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Implementing HumanResource Innovations:Three Success Stories from the Service Industry by Justin Sun and Kate WalshT ExECuTivE SuMMary hree cases of innovative hospitality industry human resources practices demonstrate that innovation is often a function of how well an idea is implemented, even if it is not necessarily brand new. The programs explained in this report have been creatively and attentively executed in such a way that distinguishes their companies from competitors.The innovators are as follows: Fairmont Hotels & Resorts, which has developed an employee-recognitionprogram dubbed “Service Plus” to acknowledge consistent excellence by offering rewards that arespecifically meaningful to employees; McDonald’s, which has implemented sales-promotion incentivesthat both drive product sales and encourage employee retention; and Sodexo, which uses as manysocial media platforms as possible to attract and engage potential employees to brand itself as a desirableemployer.4 The Center for Hospitality Research • Cornell University
abouT ThE auThorS Justin Sun, a graduate of the Cornell School of Hotel Administration, is pursuing a Master of Industrial and Labor Relations at Cornell (firstname.lastname@example.org). While at the School of Hotel Administration, Justin was president of the Cornell Hotel Society, Collegiate Chapter; a communication center consultant; and a teaching assistant for human resources and organizational behavior courses. His previous experience includes being a part of the reopening team for New York’s Plaza Hotel and working in human resources at The Westin New York at Times Square. Kate Walsh, Ph.D., C.P.A., is the Fred G. Peelen Professor of Hospitality Global Strategy and an associate professor of management at the School of Hotel Administration (email@example.com). Her primary research is in the area of services management, and she also conducts research examining the role of strategic human resource initiatives on organizational performance. In addition to contributing to numerous books, she has published in such outlets as Journal of Management, Journal of Service Research, Journal of Vocational Behavior, Human Resource Management Review, Organization Science, Trends in Organizational Behavior, Research in Management Consulting, Journalof Applied Behavioral Science, The Learning Organization, International Journal of Hospitality Management, and the Cornell Hospitality Quarterly. Prior to her academic career, she worked for Nikko Hotels International, Bristol Hotels, and Loews Corporation.Cornell Hospitality Report • February 2011 • www.chr.cornell.edu 5
CornEll hoSpiTaliTy rEporTImplementing Human ResourceInnovations:Three Success Stories from the Service Industry by Justin Sun and Kate WalshI n an effort to identify and examine innovative human resources practices in the hospitality industry, we present three case studies of organizations that have developed and implemented programs or tools to support their HR and business strategies. The three companies featured here are Fairmont Hotels and Resorts, McDonald’s, and Sodexo. All three firms implementedtheir practices with an impressive attention to detail that made the innovation successful. FairmontHotels and Resorts focuses on acknowledging consistent employee excellence by offering customrewards and other incentives through its “Service Plus” recognition program. McDonald’s offers a suiteof programs intended to encourage employee retention, most notably a collaboration among franchiseesand advertising companies to provide employee sales incentives that not only reduce turnover but alsoincrease sales for specific products. Sodexo utilizes social media to expand access to top talent and toenhance communication between current employees and prospective job candidates. . In addition to describing the development of each practice, we outline how each was executed.Perhaps most critically, we explain how each practice is measured. We highlight these practices asinnovative because of the way that they have been implemented and tailored to meet the particularneeds of each organization—even though similar practices may exist elsewhere.6 The Center for Hospitality Research • Cornell University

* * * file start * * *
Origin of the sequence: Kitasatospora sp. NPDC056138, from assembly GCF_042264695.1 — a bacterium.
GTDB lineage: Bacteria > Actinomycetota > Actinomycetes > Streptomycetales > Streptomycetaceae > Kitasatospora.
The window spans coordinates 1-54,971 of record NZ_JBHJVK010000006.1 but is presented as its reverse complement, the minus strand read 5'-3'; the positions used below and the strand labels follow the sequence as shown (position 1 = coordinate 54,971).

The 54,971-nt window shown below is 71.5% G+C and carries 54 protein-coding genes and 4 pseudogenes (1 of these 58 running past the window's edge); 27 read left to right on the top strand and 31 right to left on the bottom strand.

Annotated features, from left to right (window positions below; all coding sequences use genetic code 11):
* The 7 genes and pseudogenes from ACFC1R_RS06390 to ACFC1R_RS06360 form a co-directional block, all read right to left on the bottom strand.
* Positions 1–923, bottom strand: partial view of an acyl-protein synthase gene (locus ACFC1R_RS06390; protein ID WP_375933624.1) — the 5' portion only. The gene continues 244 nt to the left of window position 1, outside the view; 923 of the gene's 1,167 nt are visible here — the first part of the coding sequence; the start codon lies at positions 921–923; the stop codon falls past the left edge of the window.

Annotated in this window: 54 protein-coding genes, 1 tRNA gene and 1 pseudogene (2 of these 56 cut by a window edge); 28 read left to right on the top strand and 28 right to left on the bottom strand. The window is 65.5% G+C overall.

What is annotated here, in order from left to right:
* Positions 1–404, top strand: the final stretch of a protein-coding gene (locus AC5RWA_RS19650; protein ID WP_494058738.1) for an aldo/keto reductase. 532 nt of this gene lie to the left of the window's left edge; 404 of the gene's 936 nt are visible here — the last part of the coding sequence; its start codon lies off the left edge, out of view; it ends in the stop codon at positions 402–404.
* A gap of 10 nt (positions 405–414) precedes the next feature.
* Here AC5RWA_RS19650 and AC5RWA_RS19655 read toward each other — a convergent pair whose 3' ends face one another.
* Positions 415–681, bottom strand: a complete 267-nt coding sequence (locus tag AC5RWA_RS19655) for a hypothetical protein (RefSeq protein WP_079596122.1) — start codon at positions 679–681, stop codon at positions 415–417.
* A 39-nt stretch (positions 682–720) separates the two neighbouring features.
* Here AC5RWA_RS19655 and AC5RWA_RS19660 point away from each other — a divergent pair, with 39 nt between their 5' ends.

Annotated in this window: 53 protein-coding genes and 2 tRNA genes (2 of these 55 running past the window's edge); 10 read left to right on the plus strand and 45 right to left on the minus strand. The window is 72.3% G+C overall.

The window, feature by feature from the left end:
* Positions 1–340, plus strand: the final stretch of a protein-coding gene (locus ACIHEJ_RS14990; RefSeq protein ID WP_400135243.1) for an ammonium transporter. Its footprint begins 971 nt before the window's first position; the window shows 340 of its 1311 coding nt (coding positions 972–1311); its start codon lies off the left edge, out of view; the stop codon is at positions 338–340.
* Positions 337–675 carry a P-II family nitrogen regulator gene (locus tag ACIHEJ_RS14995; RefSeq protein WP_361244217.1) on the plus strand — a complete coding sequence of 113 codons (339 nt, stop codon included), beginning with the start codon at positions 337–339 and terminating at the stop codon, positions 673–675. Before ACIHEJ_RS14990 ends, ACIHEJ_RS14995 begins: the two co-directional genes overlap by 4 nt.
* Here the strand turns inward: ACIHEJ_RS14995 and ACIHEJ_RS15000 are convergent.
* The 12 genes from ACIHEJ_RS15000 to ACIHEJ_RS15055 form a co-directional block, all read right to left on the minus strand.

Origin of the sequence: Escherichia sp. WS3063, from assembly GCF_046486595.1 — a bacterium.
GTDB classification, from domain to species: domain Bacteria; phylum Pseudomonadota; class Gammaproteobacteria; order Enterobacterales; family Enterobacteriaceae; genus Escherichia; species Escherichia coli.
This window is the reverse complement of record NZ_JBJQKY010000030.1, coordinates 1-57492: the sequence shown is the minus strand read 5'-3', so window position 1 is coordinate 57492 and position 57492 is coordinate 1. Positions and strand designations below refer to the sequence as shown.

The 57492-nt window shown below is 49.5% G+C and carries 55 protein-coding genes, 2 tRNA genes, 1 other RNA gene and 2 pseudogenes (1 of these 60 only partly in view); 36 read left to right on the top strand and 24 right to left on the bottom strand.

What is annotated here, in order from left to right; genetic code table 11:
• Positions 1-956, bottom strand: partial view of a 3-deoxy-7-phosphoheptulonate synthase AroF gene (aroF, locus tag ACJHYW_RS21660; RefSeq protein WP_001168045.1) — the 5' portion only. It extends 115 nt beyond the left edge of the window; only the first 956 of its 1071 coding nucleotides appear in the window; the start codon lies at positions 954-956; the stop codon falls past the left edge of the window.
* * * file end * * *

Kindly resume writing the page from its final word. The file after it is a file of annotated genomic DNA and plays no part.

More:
FairMonT hoTElS & rESorTS: Fairmont extended itsEngaging Colleagues through RecognitionPrograms “Service Plus” employeeThe Practice: Fairmont Hotels & Resorts has implemented a recognition program system-multi-faceted recognition program called “Service Plus” thatis designed to reward its employees—whom Fairmont refers wide by conducting focusto as “colleagues”—for bringing to life the company’s missionof “turning moments into memories” for guests, and for de- groups to see what kind oflivering “engaging service” that is aligned with the company’sbrand promise. While many firms have excellent employee- rewards meant the most torecognition programs, the Fairmont Service Plus initiative is top employees.particularly all-encompassing and effective. Why the Practice Was Developed: Fairmont wanted tostrengthen its worldwide culture of recognition and serviceexcellence. The Service Plus program was designed in col-laboration with Globoforce, a worldwide leader for strategicrecognition platforms. After obtaining feedback on ways thatemployees would like to see recognition improved, Fairmontbuilt on its existing recognition programs to strengthen itsservice-oriented culture of colleague appreciation. The goal ofthe new program was to inspire employees at all levels of theorganization around the world to execute on the company’spromise of delivering engaging service to guests. ServicePlus assists the brand in extending its global presence whileencouraging employees to celebrate the daily contributionsmade in the workplace.ExecutionThe Approach to Implementation: Fairmont recognizes eachof its employees as being brand ambassadors who are thedriving force behind the company’s brand promise, which isto provide guests with experiences that are authentically localin hotels of unrivalled presence with service that is thought-ful and engaging. The company’s desire to extend this servicephilosophy to the employee level led Fairmont to conduct athorough evaluation of its employee-recognition efforts toidentify areas for improvement. Although Fairmont already had a program in place torecognize employees for their exceptional work, focus groupfeedback identified opportunities for the company to launcha formal recognition program on a more global scale. Em-ployees indicated that they wanted additional opportunitiesto recognize peers and team members for performing acts ofmemorable service in any area of the hotel. Survey feedback showed that although employeesadmired the company’s existing recognition efforts, theywanted to ensure that individuals who received monthly andquarterly performance awards were consistent high perform-ers. Employees also felt that the rewards presented to them asrecognition for their efforts were not always culturally appro-Cornell Hospitality Report • February 2011 • www.chr.cornell.edu 7